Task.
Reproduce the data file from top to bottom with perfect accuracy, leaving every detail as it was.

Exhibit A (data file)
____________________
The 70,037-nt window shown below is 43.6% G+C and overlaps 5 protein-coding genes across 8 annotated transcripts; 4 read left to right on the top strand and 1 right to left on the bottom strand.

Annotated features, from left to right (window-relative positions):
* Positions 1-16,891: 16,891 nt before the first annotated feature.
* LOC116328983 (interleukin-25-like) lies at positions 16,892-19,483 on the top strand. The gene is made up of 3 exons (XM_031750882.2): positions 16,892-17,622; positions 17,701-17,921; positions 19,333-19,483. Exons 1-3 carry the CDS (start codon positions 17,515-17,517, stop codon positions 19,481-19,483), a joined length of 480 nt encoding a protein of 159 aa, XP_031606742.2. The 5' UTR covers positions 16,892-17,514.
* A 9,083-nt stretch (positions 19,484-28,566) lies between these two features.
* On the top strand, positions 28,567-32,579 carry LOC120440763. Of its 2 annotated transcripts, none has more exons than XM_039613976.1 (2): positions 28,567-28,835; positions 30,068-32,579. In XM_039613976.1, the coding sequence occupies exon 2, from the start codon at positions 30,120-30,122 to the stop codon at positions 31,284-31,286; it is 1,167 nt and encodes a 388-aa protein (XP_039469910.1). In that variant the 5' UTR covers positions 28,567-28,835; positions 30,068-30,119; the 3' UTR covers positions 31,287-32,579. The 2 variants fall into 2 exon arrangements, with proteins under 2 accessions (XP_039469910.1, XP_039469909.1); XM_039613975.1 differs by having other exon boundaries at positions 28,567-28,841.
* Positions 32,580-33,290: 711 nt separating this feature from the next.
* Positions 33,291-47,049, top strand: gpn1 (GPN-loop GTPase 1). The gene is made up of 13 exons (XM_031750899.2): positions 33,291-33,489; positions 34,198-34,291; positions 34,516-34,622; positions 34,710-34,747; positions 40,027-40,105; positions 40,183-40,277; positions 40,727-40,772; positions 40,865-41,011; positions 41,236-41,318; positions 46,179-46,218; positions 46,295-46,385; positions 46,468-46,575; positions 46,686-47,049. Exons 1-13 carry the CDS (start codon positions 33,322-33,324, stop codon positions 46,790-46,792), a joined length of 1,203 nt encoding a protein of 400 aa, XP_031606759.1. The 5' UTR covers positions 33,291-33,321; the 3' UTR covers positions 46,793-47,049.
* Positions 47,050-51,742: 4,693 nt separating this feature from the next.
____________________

The 70,037-nt window shown below is 43.6% G+C and overlaps 5 protein-coding genes across 8 annotated transcripts; 4 read left to right on the top strand and 1 right to left on the bottom strand.

Annotated features, from left to right (window-relative positions):
* Positions 1-16,891: 16,891 nt before the first annotated feature.
* LOC116328983 (interleukin-25-like) lies at positions 16,892-19,483 on the top strand. The gene is made up of 3 exons (XM_031750882.2): positions 16,892-17,622; positions 17,701-17,921; positions 19,333-19,483. Exons 1-3 carry the CDS (start codon positions 17,515-17,517, stop codon positions 19,481-19,483), a joined length of 480 nt encoding a protein of 159 aa, XP_031606742.2. The 5' UTR covers positions 16,892-17,514.
* A 9,083-nt stretch (positions 19,484-28,566) lies between these two features.
* On the top strand, positions 28,567-32,579 carry LOC120440763. Of its 2 annotated transcripts, none has more exons than XM_039613976.1 (2): positions 28,567-28,835; positions 30,068-32,579. In XM_039613976.1, the coding sequence occupies exon 2, from the start codon at positions 30,120-30,122 to the stop codon at positions 31,284-31,286; it is 1,167 nt and encodes a 388-aa protein (XP_039469910.1). In that variant the 5' UTR covers positions 28,567-28,835; positions 30,068-30,119; the 3' UTR covers positions 31,287-32,579. The 2 variants fall into 2 exon arrangements, with proteins under 2 accessions (XP_039469910.1, XP_039469909.1); XM_039613975.1 differs by having other exon boundaries at positions 28,567-28,841.
* Positions 32,580-33,290: 711 nt separating this feature from the next.
* Positions 33,291-47,049, top strand: gpn1 (GPN-loop GTPase 1). The gene is made up of 13 exons (XM_031750899.2): positions 33,291-33,489; positions 34,198-34,291; positions 34,516-34,622; positions 34,710-34,747; positions 40,027-40,105; positions 40,183-40,277; positions 40,727-40,772; positions 40,865-41,011; positions 41,236-41,318; positions 46,179-46,218; positions 46,295-46,385; positions 46,468-46,575; positions 46,686-47,049. Exons 1-13 carry the CDS (start codon positions 33,322-33,324, stop codon positions 46,790-46,792), a joined length of 1,203 nt encoding a protein of 400 aa, XP_031606759.1. The 5' UTR covers positions 33,291-33,321; the 3' UTR covers positions 46,793-47,049.
* Positions 47,050-51,742: 4,693 nt separating this feature from the next.